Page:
Johnny Cash Walk the Line MovieRead this review of the the recently released 2 disc set of the 2005 movie now available, with extended scenes of the film and deleted scenes, extended scenes, and a number of featurettes which gives the uninitiated a view into the element which made Cash the man he was as a musician, and as a human being too.

Joseph Campbell talked about the hero cycles of ancient myths, that every mythic tale follows the same pattern. We love to hear stories again and again because they resonate with our perceptions of the human experience. Walk the Line (Extended Cut) shows that not much has changed. We still want to hear and see stories about the heroes and titans of our time, to discover the humanity behind the legend. Recently, the movie Walk Hard proved that the music bio-pic is pretty easy to make fun of. That’s because even the most interesting tales of the lives of some of our most beloved musicians follows a pattern too. This usually involves a dreary backdrop of poverty and boredom, often in a dull small town or dangerous inner city. It often involves a depressed childhood too, or some childhood trauma that shapes the man. Then, we have the stuggles to become known, the meteoric rise to fame, the relationship difficulties, the drugs, the decent into hell (whatever form that may take), and the redemption from it. Along the way, a love story helps too.

With the story of Johnny Cash and June Carter, we get all of this. And with some Hollywood intervention and stretches of the truth in places, we get a box office smash aimed at the casual music fan as well as at the casual movie goer who likes a bit of romance, tragedy, human failures and weaknesses, and the healing power of true love as well. But, if you’re looking for a portrayal that sheds light on who Cash was, as far as this film goes, you’ll have to find it elsewhere.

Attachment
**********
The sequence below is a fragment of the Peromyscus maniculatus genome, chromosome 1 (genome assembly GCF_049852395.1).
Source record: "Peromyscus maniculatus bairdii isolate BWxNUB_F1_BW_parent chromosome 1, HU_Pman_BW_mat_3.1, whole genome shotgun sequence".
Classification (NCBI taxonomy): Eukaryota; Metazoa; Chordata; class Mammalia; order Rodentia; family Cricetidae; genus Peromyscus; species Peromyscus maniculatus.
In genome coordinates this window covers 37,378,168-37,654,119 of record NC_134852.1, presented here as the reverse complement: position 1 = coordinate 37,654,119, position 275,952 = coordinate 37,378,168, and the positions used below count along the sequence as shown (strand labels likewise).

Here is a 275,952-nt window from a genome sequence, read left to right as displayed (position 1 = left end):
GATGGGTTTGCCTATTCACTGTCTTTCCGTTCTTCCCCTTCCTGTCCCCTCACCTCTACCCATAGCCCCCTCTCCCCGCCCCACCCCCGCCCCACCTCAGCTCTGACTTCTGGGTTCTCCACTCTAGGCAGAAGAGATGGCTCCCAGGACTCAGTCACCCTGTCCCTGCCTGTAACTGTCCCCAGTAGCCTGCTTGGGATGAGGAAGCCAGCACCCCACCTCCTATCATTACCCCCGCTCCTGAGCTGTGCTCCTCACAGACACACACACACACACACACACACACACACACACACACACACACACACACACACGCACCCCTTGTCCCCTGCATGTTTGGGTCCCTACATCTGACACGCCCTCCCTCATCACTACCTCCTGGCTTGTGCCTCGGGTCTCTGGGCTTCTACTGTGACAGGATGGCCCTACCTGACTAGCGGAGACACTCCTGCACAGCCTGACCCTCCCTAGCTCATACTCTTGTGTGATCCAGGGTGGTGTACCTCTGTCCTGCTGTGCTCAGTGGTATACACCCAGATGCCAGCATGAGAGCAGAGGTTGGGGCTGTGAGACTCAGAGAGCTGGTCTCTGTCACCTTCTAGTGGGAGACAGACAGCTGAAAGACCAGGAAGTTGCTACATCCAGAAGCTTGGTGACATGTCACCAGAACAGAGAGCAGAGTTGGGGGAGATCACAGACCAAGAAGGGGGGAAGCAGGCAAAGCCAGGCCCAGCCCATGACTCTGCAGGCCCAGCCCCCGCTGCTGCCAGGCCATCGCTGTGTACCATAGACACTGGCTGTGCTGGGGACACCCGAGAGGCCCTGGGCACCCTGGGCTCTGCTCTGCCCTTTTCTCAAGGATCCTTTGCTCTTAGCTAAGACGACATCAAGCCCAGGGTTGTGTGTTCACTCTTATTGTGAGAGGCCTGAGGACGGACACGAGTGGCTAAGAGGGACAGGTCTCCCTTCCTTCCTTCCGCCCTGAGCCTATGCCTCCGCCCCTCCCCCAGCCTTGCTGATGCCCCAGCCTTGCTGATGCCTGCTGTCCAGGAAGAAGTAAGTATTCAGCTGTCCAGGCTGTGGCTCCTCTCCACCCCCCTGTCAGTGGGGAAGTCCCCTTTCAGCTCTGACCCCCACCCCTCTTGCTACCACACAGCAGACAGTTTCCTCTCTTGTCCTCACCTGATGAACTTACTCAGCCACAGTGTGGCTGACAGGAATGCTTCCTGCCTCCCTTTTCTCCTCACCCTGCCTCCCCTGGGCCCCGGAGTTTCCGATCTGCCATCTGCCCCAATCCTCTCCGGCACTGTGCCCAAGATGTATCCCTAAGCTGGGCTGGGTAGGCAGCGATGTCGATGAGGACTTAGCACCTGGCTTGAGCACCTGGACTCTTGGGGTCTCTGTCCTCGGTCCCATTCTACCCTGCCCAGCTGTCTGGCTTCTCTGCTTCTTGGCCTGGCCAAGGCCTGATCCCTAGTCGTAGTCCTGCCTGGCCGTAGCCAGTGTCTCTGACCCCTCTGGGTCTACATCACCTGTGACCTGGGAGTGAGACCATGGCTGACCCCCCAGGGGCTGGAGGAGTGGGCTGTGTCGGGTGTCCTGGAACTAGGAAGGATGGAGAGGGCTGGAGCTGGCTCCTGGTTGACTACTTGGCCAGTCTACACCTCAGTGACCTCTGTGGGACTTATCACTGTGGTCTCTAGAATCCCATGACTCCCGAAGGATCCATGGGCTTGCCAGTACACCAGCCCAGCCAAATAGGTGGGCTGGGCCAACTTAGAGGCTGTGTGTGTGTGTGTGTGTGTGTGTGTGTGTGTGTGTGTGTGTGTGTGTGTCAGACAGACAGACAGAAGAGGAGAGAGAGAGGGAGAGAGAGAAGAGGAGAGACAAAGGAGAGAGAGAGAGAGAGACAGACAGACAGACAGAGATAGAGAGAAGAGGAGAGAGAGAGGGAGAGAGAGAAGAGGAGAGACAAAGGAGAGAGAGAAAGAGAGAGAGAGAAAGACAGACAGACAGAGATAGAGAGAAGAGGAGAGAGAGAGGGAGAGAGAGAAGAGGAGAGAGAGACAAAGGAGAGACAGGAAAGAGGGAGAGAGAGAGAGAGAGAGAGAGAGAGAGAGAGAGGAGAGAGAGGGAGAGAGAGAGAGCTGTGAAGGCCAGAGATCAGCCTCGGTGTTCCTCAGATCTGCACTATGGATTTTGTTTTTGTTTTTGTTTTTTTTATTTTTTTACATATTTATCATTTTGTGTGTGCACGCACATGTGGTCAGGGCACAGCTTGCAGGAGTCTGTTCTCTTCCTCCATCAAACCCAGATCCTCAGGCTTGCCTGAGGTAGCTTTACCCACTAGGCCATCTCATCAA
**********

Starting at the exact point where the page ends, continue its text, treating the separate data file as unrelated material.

The real Johnny Cash stands as a paragon of musical integrity. When he sings, you believe every word, even about shooting a man in Reno just to watch him die. As such, Joaquin Phoenix had big boots to fill, and he doesn’t quite make it, despite his obvious talent. The impression one is left with is a man who is doing a good job of portraying Cash, but not really inhabiting him or helping to give dimension to the legend. Phoenix plays Cash as a vulnerable man-child. Phoenix’s Cash is easily led, easily hurt, and is generally weak willed. We see none of his strength, his integrity, his sense of purpose. This part of it for me was disappointing, particularly considering that the real Johnny Cash was involved in the script, working with director James Mangold.

Here’s a video except taken from one of the featurettes from the extended cut of the movie which talks about the strength of the man, the core characteristic which made him such an admirable figure among his peers:

Fortunately, Reese Witherspoon’s June Carter adds the strength of character the story requires of a hero. Carter is a woman growing up as a modern day princess in the Carter Family, the key architects in forming what is known as country music for everyone who would follow them. Again, the mythic significance here is pretty powerful, with Cash as the questing hero trying to win the heart of the princess. Yet, it’s the princess who does the saving here, not the hero who is a lost little boy ultimately looking for approval. Witherspoon rises to the challenge in a role which demonstrates her range as well as reminding us just how watchable she is. It may well be the Phoenix’s portrayal was felt to be necessary in order to add to how important June Carter was to his redemption. But, that’s a fine balance that really needed to be struck.